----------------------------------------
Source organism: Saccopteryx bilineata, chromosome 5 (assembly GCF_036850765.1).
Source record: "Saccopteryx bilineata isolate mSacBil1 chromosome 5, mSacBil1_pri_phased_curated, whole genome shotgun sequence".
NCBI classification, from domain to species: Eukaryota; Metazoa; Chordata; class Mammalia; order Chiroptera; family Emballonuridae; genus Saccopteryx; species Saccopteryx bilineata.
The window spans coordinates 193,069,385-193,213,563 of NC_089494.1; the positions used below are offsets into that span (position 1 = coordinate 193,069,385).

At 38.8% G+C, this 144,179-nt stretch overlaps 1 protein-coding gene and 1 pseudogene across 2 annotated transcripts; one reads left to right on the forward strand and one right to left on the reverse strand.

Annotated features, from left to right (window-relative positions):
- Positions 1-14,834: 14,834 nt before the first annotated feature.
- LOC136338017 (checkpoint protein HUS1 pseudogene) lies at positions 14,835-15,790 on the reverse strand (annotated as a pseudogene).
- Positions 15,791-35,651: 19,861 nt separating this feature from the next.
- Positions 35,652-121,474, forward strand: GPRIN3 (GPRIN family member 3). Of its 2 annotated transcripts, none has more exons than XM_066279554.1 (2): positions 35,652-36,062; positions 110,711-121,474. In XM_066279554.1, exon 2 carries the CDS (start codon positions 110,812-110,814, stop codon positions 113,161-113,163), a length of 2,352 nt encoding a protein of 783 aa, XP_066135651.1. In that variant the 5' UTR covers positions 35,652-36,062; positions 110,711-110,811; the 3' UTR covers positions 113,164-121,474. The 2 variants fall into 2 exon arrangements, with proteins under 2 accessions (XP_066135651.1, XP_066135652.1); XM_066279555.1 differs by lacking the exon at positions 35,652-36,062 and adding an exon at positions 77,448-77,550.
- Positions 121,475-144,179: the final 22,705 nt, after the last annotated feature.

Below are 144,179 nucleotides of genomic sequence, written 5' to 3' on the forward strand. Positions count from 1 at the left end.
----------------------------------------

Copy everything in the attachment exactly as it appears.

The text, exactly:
Source organism: Saccopteryx bilineata, chromosome 5 (assembly GCF_036850765.1).
Source record: "Saccopteryx bilineata isolate mSacBil1 chromosome 5, mSacBil1_pri_phased_curated, whole genome shotgun sequence".
NCBI classification, from domain to species: Eukaryota; Metazoa; Chordata; class Mammalia; order Chiroptera; family Emballonuridae; genus Saccopteryx; species Saccopteryx bilineata.
The window spans coordinates 193,069,385-193,213,563 of NC_089494.1; the positions used below are offsets into that span (position 1 = coordinate 193,069,385).

At 38.8% G+C, this 144,179-nt stretch overlaps 1 protein-coding gene and 1 pseudogene across 2 annotated transcripts; one reads left to right on the forward strand and one right to left on the reverse strand.

Annotated features, from left to right (window-relative positions):
- Positions 1-14,834: 14,834 nt before the first annotated feature.
- LOC136338017 (checkpoint protein HUS1 pseudogene) lies at positions 14,835-15,790 on the reverse strand (annotated as a pseudogene).
- Positions 15,791-35,651: 19,861 nt separating this feature from the next.
- Positions 35,652-121,474, forward strand: GPRIN3 (GPRIN family member 3). Of its 2 annotated transcripts, none has more exons than XM_066279554.1 (2): positions 35,652-36,062; positions 110,711-121,474. In XM_066279554.1, exon 2 carries the CDS (start codon positions 110,812-110,814, stop codon positions 113,161-113,163), a length of 2,352 nt encoding a protein of 783 aa, XP_066135651.1. In that variant the 5' UTR covers positions 35,652-36,062; positions 110,711-110,811; the 3' UTR covers positions 113,164-121,474. The 2 variants fall into 2 exon arrangements, with proteins under 2 accessions (XP_066135651.1, XP_066135652.1); XM_066279555.1 differs by lacking the exon at positions 35,652-36,062 and adding an exon at positions 77,448-77,550.
- Positions 121,475-144,179: the final 22,705 nt, after the last annotated feature.

Below are 144,179 nucleotides of genomic sequence, written 5' to 3' on the forward strand. Positions count from 1 at the left end.